The benefit of loss-less current sensing in GaNSense technology eliminates the need for large and expensive shunt resistors, significantly reducing system size and cost, whilst maintaining fast overcurrent protection for system robustness as required in industrial motor drives for factory automation.
Additionally, the total component count is lowered, yielding a significantly lower FIT (failures in time) rate and improvement in system reliability. Navitas recently announced a 20-year limited warranty on its products, which is an industry first to highlight their exceptional reliability.
Navitas is introducing a full family of GaN power ICs in half-bridge topology, as can be seen in table 1. As multiple different GaN power half-bridge ICs with different RDSON values exist that are pin-compatible, the design is easily scalable up or down in power.
Table 1. GaN power IC portfolio in half-bridge topology from Navitas
All the new half-bridge products come in space-saving PQFN packages for very good thermal connection to the PCB and low parasitic inductance and resistance, and show the same robustness and reliability as Navitas’ single power switches, in particular high transient voltage capability (650V continuous, 800V transient). They are covered by the recently announced 20-year warranty. Further information on the performance and robustness of the products can be found in their respective datasheets  and dedicated Application Note AN-018 at www.navitassemi.com .
Reference Design for Motor-Integrated Inverter
The availability of GaN power ICs in half-bridge topology enables the implementation of very compact motor inverters, as shown in figure 2.
This inverter consists of three half-bridge GaN power ICs from Navitas, the new NV6247. It contains the input logic, level shifter, voltage regulators and gate drivers, and the current and temperature sense circuits, as well as the bootstrap supply. As a result, the external component count is very small.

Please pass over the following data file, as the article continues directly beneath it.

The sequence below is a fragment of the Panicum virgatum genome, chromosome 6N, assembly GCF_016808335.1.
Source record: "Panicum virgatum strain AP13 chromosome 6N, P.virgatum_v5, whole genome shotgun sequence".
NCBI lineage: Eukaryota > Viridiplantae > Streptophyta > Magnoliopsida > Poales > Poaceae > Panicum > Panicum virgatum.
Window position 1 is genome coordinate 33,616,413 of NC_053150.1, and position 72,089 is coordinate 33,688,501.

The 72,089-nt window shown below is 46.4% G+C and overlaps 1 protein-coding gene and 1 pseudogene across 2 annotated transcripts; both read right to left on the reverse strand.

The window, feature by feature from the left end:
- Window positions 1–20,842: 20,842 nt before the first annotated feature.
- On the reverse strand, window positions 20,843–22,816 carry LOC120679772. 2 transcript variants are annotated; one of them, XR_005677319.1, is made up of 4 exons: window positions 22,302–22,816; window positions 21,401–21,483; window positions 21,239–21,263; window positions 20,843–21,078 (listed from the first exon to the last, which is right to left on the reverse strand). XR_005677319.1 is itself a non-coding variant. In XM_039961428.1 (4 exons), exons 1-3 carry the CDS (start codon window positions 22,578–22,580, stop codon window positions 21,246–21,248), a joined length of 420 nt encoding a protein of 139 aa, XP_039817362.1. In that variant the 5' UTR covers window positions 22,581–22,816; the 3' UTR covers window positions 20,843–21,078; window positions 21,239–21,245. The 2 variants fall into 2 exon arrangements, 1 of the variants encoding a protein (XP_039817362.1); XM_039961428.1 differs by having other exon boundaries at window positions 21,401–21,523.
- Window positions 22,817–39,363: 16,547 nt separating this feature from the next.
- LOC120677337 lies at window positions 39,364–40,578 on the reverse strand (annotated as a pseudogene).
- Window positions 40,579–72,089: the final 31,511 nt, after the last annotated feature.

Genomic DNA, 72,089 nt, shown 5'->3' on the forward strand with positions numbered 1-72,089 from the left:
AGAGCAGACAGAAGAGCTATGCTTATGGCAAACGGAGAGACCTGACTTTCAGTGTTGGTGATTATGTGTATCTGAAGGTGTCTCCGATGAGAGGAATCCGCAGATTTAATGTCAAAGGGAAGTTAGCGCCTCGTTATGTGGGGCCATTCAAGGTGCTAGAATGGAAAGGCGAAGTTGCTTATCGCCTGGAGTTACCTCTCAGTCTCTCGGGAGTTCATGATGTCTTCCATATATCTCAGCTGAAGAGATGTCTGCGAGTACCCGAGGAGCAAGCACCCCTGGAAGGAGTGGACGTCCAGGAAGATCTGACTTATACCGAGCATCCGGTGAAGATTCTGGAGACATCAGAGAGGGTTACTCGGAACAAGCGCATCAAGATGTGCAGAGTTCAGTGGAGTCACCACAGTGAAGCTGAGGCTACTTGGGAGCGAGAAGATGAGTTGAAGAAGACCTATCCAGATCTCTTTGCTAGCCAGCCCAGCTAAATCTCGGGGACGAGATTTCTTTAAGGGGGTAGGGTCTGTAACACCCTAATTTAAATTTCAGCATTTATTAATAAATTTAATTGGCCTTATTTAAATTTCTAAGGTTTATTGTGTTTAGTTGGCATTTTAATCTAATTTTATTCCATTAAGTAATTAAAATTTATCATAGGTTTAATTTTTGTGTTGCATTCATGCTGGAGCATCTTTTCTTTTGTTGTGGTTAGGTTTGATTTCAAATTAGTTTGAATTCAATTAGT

The schematic for one of the three legs of the inverter is shown below in Figure 3. Shown is the circuit for the second phase, with all three phases being identical. The main component is the NV6247, integrating the two power switches in half-bridge configuration, as well as the gate drivers and their regulators, and the input logic labeled “PWM”. A built-in bootstrap circuit is used to provide the gate drive power to the high-side driver. Also included is a level shifter, so that the input signals can be ground-referenced, making this device a digitally-controllable power stage in the best sense of the word.
Figure 2. Circular PCB with a 400W motor inverter power stage that attaches to the back of a BLDC motor, with a diameter of 56mm. Image used courtesy of Bodo’s Power Systems [PDF]
Furthermore, several sensing functions are included. First, the current flowing through the internal low-side GaN power FET is sensed internally and then converted to a current at the current sensing output pin (CS). Second, the junction temperature is sensed with a circuit on the gate driver and used to turn off the power switches when too hot.
The IC pins include the drain of the high-side GaN power FET (VIN, connected to VBUS), the half-bridge mid-point switched node (VSW, connected to PHB), the source of the low-side GaN power FET and IC GND (PGND), low-side IC supply (VCC), low-side gate drive supply (VDDL), low-side turn-on dV/dt control (RDDL), low-side 5V supply (5VL), low-side referenced PWM inputs (INL, INH), low-side current sensing output (CS), auto-standby enable input (/STBY), high-side supply (VB), high-side gate drive supply (VDDH), and high-side 5V supply (5VH). The external low-side components around the IC include VCC supply capacitor (CVCC) connected between VCC pin and PGND, VDDL supply capacitor (CVDDL) connected between VDDL pin and PGND, turn-on dV/dt set resistor (RDDL) connected between VDDL pin and RDDL pin, current sense amplitude set resistor (RSET) connected between CS pin and PGND, 5V supply capacitor (C5VL) connected between 5VL pin and PGND, and auto-standby enable pin (/STBY) connected to PGND to enable auto-standby mode or connected to 5VL to disable auto-standby mode. The external high-side components around the IC include VB supply capacitor (CVB) connected between VB pin and VSW, VDDH supply capacitor (CVDDH) connected between VDDH pin and VSW, and 5V supply capacitor (C5VH) connected between 5VH pin and VSW. The high side VB, 5VH and VDDH bypass capacitors must be chosen carefully to accommodate various system considerations such as high side wake up time, high side hold up time and standby power. On the right side, the VBUS blocking caps can be seen, and the PCB allows the use of film or electrolytic caps. Their purpose is to dampen any kind of ringing that might occur because of parasitic inductance in the supply and the switching action, since the board is designed for DC input. Finally, R17 and C18 can be used to dampen ringing on the switch nodes, as it might be caused by long cables and their inductance, and are optional.